Nasal mucosal histamine reactivity among teachers six years after working in a moisture-damaged school.
ABSTRACT The objective of this study was to determine whether verified increased nasal mucosal reactivity among teachers, who had been working in a school with severe moisture problems, still persisted 6 years after remedial measures had been taken. The increased nasal mucosal reactivity, measured as the mucosal swelling reaction upon histamine provocation, had earlier been shown both 1 and 3 years after the renovation.
Twenty-four teachers in the target school and sixteen teachers in the control school, who participated in all the investigations (1995, 1997 and 2000), answered a standardized questionnaire and underwent a nasal histamine provocation test. In addition to the registration of mucosal swelling, the microcircular reaction to histamine provocation was measured with laser-Doppler flowmetry.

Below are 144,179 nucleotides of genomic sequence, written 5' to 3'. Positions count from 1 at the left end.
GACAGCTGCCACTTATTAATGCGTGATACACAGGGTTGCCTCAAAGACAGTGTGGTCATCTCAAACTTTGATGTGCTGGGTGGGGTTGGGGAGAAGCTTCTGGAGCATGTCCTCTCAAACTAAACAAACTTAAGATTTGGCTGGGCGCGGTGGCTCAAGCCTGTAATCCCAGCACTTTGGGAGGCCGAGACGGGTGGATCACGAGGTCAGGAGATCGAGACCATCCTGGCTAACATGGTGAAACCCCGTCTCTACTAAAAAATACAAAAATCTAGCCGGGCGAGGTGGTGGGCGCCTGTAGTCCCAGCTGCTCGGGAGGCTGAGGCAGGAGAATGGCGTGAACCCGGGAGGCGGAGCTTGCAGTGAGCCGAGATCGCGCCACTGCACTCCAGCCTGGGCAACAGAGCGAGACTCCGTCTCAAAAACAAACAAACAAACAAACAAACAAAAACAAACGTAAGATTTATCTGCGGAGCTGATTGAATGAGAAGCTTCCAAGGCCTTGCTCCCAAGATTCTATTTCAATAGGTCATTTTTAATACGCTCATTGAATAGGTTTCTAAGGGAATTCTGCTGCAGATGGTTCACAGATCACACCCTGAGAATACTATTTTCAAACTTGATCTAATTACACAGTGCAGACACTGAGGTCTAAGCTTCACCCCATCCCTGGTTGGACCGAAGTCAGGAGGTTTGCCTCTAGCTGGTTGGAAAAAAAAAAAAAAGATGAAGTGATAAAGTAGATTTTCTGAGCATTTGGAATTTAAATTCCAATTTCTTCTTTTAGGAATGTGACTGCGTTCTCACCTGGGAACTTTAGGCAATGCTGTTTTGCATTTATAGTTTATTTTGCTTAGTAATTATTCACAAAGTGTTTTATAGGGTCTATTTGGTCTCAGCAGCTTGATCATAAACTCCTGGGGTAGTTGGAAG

The nasal histamine reactivity among the teachers, measured as the mucosal swelling reaction, was no longer increased. However, the laser-Doppler flowmetry showed that the teachers in the target school had significantly divergent microcircular perfusion (P = 0.0022) and a concentration of moving blood cells (P=0.0009) in the histamine provocation when compared with the teachers in the control school; this finding indicates more-pronounced plasma leakage and edema from the nasal mucosa.
Restored nasal histamine reactivity, measured as mucosal swelling reaction, was observed among the teachers 6 years after an obviously successful renovation of the school environment. However, changes in microcirculation indicate a remaining effect on the nasal mucosa.